Health and Science

California to gather data on its Obamacare customers

Covered California is watching!

The Golden State's Obamacare exchange reportedly plans to collect and maintain sensitive insurance company data about its 1.4 million customers to analyze the performance of health plans—and says no customer will be allowed to opt out of the oversight. (Tweet This)

People register for insurance during a health-care enrollment fair at Ambrose Community Center in Bay Point, Calif.
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That level of scrutiny over peoples' drug prescriptions, visits to psychiatrists and gynecologists, and screening tests is raising concerns among privacy experts. But the Covered California insurance marketplace defends the data mining as crucial to making sure insurers and medical provides are doing their jobs correctly under the Affordable Care Act.

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"There is potential for so much public good, but there is a greater public good in protecting privacy and security," Michelle De Mooy, deputy director for consumer privacy at the Center for Democracy and Technology in Washington, told the Los Angeles Times.

"I think asking permission is absolutely integral. It is not the state's data."

The Times reported that the state in April signed a five-year contract with Truven Health Analytics to run the database that will store information about customers. Truven Health, which will receive $9.3 million for its work, is set to begin receiving patient data as early as this fall from insurers that sell health plans on the exchange.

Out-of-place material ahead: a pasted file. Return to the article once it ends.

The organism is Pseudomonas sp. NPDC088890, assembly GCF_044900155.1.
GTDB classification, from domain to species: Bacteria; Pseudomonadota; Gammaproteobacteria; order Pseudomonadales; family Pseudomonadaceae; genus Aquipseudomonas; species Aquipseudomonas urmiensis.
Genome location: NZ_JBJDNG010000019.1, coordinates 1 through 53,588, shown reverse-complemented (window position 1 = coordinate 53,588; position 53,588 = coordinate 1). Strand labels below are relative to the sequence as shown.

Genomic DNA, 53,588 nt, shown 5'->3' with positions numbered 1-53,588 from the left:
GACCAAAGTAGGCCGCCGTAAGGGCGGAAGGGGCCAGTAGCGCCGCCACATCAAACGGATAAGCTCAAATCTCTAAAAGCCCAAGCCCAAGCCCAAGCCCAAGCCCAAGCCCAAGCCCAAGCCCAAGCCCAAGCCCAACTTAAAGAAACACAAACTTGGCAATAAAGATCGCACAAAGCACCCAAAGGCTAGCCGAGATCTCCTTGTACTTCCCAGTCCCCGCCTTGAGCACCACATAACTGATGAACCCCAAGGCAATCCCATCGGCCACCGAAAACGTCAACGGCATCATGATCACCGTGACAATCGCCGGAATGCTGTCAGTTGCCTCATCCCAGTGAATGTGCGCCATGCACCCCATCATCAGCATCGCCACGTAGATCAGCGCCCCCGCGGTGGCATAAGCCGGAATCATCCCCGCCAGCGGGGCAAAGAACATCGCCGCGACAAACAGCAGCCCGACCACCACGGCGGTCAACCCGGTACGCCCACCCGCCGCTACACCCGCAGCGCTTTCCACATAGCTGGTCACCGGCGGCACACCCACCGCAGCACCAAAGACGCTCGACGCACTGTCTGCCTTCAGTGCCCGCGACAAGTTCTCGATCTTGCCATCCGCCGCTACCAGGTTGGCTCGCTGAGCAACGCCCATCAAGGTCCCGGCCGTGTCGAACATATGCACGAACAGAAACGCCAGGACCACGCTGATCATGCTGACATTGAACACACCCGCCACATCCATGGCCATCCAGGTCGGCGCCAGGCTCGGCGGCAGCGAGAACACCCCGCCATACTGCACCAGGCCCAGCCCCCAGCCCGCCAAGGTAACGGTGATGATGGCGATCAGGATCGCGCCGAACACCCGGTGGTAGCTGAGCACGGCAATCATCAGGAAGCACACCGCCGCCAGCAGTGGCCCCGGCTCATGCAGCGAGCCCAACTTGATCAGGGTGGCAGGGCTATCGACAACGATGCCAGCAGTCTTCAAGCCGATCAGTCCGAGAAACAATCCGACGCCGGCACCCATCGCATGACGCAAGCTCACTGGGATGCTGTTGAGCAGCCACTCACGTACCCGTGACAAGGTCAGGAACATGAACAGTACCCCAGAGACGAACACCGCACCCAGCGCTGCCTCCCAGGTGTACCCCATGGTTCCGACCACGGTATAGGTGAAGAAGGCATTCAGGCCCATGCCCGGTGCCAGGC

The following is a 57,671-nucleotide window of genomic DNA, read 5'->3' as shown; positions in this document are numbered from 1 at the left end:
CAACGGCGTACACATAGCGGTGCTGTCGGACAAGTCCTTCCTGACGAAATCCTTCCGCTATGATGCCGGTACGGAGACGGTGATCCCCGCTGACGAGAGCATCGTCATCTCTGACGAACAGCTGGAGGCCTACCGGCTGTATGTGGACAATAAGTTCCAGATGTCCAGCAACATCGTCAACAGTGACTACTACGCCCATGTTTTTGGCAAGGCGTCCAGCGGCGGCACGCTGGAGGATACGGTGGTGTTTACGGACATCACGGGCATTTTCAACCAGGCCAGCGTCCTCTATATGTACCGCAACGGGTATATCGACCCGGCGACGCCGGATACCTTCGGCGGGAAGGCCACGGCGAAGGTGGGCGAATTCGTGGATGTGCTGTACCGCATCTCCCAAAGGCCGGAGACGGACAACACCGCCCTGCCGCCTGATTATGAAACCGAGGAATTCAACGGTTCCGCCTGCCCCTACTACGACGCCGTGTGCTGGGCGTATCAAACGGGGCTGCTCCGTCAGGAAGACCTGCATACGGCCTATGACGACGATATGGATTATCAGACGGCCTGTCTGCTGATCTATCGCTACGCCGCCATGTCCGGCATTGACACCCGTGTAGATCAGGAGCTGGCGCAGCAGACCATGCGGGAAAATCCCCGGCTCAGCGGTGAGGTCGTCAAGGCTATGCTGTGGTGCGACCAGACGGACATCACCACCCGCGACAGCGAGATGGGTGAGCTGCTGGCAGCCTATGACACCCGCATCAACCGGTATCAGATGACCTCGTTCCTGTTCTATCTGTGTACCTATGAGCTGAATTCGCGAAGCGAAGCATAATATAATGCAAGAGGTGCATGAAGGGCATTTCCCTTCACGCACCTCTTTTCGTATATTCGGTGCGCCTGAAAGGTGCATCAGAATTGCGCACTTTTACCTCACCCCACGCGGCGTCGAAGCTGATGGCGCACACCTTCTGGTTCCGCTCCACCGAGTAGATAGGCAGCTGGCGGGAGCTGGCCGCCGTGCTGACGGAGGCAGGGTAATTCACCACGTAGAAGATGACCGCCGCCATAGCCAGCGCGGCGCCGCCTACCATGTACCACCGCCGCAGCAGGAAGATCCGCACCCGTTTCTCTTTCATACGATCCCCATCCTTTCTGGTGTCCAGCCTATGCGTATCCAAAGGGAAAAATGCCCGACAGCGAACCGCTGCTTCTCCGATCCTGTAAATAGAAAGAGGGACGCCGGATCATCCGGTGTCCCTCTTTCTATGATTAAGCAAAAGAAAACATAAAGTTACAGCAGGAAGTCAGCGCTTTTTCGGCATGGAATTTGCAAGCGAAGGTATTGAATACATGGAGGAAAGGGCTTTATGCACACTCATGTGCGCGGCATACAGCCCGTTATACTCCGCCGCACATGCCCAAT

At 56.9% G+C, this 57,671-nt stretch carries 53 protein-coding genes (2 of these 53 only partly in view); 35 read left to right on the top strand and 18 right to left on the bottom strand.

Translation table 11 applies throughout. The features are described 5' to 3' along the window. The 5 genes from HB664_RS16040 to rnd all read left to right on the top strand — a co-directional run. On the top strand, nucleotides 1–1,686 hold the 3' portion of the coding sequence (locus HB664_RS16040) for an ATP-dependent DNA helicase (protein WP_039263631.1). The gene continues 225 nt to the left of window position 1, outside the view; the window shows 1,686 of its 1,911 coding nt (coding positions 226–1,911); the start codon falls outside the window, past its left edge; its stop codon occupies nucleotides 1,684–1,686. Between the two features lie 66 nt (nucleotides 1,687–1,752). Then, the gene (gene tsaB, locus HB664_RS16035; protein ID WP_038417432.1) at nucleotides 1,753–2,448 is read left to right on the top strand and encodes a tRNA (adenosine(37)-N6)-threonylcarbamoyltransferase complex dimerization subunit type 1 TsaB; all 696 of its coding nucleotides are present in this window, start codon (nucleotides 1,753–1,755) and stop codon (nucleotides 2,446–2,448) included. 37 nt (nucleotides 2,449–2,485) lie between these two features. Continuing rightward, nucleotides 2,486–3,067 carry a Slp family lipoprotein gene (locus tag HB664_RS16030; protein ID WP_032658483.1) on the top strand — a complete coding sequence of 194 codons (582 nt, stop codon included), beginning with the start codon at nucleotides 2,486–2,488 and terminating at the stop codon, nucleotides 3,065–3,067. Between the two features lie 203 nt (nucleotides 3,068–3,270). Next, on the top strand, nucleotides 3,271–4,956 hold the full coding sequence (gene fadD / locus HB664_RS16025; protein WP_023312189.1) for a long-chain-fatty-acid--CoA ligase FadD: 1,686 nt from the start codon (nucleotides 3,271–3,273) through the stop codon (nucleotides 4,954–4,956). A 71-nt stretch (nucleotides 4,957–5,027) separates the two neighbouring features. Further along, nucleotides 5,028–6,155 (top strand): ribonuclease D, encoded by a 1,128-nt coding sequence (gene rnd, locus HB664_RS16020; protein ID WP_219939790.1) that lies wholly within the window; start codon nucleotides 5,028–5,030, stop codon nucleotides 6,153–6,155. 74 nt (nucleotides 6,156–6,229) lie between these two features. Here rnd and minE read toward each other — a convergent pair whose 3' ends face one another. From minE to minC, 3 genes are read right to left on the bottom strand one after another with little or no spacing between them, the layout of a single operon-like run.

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Covered California's executive director, Peter Lee, told the Times that protecting that information is a priority for the exchange and that its customers will be the ones who benefit from the data collection.

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The newspaper said two examples of how Covered California will use the data include tracking the number of diabetics whose conditions are being managed correctly, and the number of cancer screening tests that led to early diagnosis and treatment.

Lee also defended the idea of not allowing customers to opt out of having their medical records kept in the database.

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"To understand the quality of care being provided, you need everybody in," he said. "Without the data, we are only delivering on half of the promise of the Affordable Care Act. We have to get beyond measuring access by anecdote."

Read the full Los Angeles Times story here.